Norway and U.K. Accelerate Autonomy
A duo of developments coming out of Norway and the U.K. has given the slow drive towards unmanned and autonomous vessels a sharp boost in in the latter part of 2016.
At the end of September, it was announced that an extensive area of the Trondheimsfjord in Northern Norway had been designated as an official test bed for autonomous shipping by the Norwegian Coastal Authority (NCA). It’s believed to be the first coastal area in the world officially dedicated to the development of technology for autonomous ships, setting it up to become a vital facility for the future development of state-of-the-art vessels.
Kongsberg Maritime was integral to the opening of the Trondheimsfjord test bed and will become a major user in order to continue its development of sensors, software and systems that enable more autonomy for ships. The company has already demonstrated the suitability of the area for autonomous technology trials; its Trondheim-based subsidiary Kongsberg Seatex tested various new autonomous technology solutions there in June, together with the Norwegian University of Science and Technology (NTNU) and the Norwegian Defense Research Establishment.
The test-bed initiative was established by the Norwegian Marine Technology Research Institute (MARINTEK), NTNU, the Trondheim Port Authority, Kongsberg and Maritime Robotics with other stakeholders including the Ocean Space Centre, and NTNU’s Center for Autonomous Operations and Services (AMOS).
The fjord offshore Trondheim is ideal for the development of new solutions for autonomous ships. The area experiences light vessel traffic, making it a safe place to conduct autonomous vehicle trials. It is also home to high levels of maritime competence through an extensive maritime technology cluster and several major academic and research organizations.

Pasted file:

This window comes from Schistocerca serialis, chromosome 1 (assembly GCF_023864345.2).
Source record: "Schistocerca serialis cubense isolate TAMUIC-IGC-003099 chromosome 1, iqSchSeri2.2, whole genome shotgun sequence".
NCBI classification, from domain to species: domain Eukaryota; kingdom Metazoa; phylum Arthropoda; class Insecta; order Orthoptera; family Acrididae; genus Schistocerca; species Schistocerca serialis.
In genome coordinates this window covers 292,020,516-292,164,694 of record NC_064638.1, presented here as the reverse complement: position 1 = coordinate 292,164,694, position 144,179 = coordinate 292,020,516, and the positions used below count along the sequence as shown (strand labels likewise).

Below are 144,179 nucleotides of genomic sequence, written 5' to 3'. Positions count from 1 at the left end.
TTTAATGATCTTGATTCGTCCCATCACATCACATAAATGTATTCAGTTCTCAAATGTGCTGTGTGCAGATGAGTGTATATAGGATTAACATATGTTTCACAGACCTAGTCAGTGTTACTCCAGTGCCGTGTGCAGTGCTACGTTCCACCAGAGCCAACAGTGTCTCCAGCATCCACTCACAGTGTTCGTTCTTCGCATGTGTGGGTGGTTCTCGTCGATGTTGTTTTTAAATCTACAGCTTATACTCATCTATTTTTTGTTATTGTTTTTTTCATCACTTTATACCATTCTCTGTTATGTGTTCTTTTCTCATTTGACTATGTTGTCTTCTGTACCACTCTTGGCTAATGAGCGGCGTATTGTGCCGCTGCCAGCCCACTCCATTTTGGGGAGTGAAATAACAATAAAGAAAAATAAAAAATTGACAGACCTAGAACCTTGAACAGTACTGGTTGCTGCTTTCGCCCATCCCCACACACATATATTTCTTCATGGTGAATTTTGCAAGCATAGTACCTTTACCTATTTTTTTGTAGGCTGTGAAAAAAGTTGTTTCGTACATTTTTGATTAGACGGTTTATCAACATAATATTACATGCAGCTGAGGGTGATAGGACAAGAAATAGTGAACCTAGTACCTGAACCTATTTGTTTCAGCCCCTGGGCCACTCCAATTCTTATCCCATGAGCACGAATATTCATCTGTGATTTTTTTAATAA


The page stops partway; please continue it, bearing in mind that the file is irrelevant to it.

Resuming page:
Shortly after the autonomous test bed was announced, it was unveiled that Kongsberg Maritime had partnered with the U.K.’s Automated Ships Ltd (an M Subs Ltd subsidiary), to develop what is expected to be the world’s first unmanned and fully-automated vessel for offshore operations.
Hrönn is a light-duty, offshore utility ship servicing the offshore energy, scientific/hydrographic and offshore fish-farming industries. It can be used for a variety of jobs, including: Survey, Remotely Operated Vehicle (ROV) and Autonomous Underwater Vehicle (AUV) Launch and Recovery, light intermodal cargo delivery and delivery to offshore installations, open-water fish farm support and firefighting support.
The ship will be built at Norwegian shipyard Fjellstrand AS, with detailed design work scheduled to start mid-January. Final specs aren’t available yet, however preliminary information states that she will be 35 meters (115 feet) LOA and 10 meters (33 feet) abeam, with about three meters (10 feet) draught, maximum speed of 14 knots and maximum and cruising speed of eight knots. According to Automated Ships Ltd, deployment duration will be measured in weeks, not days. The company also states that the ship will be in service by the end of Q2 2018.
It’s certainly an accelerated schedule. With sea trials set to take place in the new Trondheimsfjord test bed under the auspices of DNV GL and the Norwegian Maritime Authority (NMA) during Q1 2018, the project members certainly have their work cut out. However, the technology to offer safe autonomous operations already exist in today’s connected maritime environment. Currently, only small unmanned boats are being utilized for near shore operations but there are no technical limitations to constructing large, unmanned and automated systems.
According to Automated Ships Ltd, the only impediments are regulatory, but with the participation of DNV GL and the NMA, and Norwegian and U.K. companies and institutions, it will be possible to rapidly and at low-cost be the first to market with a full-size unmanned ship.
Though designed from the start for unmanned and autonomous operations, Hrönn will initially operate and function primarily as a remotely piloted ship, in Man-in-the-Loop Control mode, but will transition to fully automated, and ultimately autonomous operations as the control algorithms are developed concurrently during remotely piloted operations.
As technology lead, Kongsberg Maritime’s role in the project is to deliver all major marine equipment necessary for the design, construction and operation of Hrönn. The company will deliver all systems for dynamic positioning and navigation, satellite and position reference, marine automation and communication. All vessel control systems including K-Pos dynamic positioning, K-Chief automation and K-Bridge ECDIS will be replicated at an Onshore Control Centre, allowing full remote operations.
Tom Eystø is Vice President DP and OSV at Kongsberg Maritime.
The opinions expressed herein are the author's and not necessarily those of The Maritime Executive.